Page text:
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Authors: Karen Thompson Walker

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The Age of Miracles (9 page)

BOOK: The Age of Miracles
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Certain people had been sounding alarms for decades, since the earliest drops of acid rain fell, since the subtlest thinning of the ozone layer, since Chernobyl and Three Mile Island and the oil crisis of the 1970s. The glaciers were melting and the rain forests were burning. Cancer rates were on the rise. Immense flotillas of trash had been roaming our oceans for years. Antidepressants were swimming in the rivers, and our bloodstreams were as polluted as the waterways. That the slowing could not yet be explained was beside the point. Enough was enough. They were taking a stand.

These were the individuals who were refusing to abide by clock time.

They were naturalists and herbalists and holistic-health enthusiasts. They were healers and hippies and vegans, Wiccans and gurus and New Age philosophers. They were libertarians and anarchists and radical environmentalists. Or else they were fundamentalists, or survivalists, or back-to-the-landers already living in the wilderness off the grid. They were hostile to corporations. They were skeptical of the government. They were contrarians by nature or by creed.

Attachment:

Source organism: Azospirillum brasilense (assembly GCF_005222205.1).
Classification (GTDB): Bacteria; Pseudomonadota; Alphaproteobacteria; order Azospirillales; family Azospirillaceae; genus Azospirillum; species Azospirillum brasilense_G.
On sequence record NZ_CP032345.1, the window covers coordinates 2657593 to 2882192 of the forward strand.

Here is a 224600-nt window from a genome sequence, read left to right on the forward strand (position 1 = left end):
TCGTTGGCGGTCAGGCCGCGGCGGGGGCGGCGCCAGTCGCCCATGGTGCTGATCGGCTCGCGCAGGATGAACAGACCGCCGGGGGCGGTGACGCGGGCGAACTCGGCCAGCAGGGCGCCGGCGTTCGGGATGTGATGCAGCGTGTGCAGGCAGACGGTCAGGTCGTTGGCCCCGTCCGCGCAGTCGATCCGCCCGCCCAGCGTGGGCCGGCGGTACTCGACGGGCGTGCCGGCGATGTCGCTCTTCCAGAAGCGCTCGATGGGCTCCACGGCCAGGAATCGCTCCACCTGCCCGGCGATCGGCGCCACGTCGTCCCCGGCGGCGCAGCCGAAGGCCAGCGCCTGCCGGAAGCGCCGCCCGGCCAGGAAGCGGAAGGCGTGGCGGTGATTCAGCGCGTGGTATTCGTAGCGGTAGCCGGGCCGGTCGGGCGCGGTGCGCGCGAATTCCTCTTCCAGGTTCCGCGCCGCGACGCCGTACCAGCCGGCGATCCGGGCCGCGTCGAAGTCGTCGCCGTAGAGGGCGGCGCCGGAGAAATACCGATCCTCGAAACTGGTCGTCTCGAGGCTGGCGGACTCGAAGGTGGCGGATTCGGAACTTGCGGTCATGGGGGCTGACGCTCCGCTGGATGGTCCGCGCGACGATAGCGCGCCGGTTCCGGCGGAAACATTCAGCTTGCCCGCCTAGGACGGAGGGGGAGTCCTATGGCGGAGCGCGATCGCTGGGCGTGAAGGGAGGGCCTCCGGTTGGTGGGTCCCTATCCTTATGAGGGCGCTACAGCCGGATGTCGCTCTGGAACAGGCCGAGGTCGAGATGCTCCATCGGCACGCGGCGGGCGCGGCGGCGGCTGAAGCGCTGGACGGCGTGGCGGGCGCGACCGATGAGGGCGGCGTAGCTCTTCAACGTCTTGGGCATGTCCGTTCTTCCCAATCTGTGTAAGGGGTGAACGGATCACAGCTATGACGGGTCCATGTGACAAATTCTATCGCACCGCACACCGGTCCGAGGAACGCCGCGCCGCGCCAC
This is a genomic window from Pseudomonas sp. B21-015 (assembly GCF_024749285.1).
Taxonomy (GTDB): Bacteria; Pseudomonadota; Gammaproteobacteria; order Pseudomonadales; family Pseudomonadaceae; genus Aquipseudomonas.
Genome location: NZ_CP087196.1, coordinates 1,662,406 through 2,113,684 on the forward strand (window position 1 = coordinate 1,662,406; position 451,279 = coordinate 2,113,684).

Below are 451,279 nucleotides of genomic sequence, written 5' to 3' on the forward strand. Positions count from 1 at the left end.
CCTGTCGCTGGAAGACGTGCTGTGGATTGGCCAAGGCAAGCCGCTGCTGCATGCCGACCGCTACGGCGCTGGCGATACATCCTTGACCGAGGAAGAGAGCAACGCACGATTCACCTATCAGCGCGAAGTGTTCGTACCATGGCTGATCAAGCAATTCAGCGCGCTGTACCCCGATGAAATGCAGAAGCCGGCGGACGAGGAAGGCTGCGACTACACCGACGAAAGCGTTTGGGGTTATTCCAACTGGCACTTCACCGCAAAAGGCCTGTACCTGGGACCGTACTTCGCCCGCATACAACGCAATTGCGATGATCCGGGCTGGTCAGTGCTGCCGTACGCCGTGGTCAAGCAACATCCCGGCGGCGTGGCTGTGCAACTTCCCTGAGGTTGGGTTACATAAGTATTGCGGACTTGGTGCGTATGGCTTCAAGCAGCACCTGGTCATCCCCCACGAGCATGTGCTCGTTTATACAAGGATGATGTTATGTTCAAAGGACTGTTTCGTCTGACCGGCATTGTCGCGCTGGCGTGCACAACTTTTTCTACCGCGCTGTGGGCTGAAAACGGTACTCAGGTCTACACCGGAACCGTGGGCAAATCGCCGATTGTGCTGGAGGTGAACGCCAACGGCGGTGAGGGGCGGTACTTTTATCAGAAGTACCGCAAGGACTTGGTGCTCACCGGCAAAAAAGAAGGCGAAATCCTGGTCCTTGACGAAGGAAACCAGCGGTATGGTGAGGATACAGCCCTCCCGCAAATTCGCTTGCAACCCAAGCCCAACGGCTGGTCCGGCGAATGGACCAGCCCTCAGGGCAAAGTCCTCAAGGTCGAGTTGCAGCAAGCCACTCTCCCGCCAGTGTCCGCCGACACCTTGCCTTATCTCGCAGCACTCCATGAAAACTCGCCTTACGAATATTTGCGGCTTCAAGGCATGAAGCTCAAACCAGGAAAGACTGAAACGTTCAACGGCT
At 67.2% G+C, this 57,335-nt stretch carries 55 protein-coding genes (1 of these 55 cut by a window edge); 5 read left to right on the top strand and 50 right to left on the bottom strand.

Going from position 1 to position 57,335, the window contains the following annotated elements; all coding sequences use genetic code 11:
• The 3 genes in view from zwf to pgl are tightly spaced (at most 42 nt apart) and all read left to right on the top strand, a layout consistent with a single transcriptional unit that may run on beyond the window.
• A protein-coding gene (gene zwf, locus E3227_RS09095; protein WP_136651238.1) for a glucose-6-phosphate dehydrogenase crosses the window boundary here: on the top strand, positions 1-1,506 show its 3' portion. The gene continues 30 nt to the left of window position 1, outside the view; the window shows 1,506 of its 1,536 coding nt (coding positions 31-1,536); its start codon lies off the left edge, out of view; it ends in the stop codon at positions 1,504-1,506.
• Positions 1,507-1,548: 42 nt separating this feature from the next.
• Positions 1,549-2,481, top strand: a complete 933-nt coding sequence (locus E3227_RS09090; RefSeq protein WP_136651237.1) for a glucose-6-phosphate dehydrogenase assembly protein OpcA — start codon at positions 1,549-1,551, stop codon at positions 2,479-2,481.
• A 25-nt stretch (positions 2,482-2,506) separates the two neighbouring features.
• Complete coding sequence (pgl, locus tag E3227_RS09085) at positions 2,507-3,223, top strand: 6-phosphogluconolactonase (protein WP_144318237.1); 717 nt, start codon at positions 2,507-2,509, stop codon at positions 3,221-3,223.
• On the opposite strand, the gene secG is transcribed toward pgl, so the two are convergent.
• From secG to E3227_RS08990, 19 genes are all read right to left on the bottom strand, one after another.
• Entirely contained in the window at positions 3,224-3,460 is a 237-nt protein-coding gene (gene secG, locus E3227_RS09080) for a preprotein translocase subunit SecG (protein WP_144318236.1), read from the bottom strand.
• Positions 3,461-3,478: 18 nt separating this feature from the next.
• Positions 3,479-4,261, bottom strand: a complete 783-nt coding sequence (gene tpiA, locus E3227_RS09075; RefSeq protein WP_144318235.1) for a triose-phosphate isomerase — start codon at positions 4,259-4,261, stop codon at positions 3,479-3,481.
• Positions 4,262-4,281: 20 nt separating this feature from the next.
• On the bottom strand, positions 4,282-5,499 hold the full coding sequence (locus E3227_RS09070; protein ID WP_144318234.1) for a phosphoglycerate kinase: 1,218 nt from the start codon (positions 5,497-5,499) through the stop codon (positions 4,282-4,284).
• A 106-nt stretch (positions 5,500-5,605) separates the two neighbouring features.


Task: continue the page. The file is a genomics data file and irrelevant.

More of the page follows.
You didn’t always know who they were, not at first, anyway. Some kept it quiet for as long as they could. Others announced it.

At the end of my piano lesson one week, Sylvia handed me a slim white envelope. “Give this to your mother,” she said.

Seth Moreno was in the room with us, waiting for his lesson to start. He’d been staring out the window, but I could feel him glance in our direction when Sylvia mentioned the envelope.

“What is it?” I asked.

Both her finches were dead. The birdcage stood empty. The only sounds were the wind chimes clattering on her front porch.

“I can’t do this,” she said. “It feels like a lie.”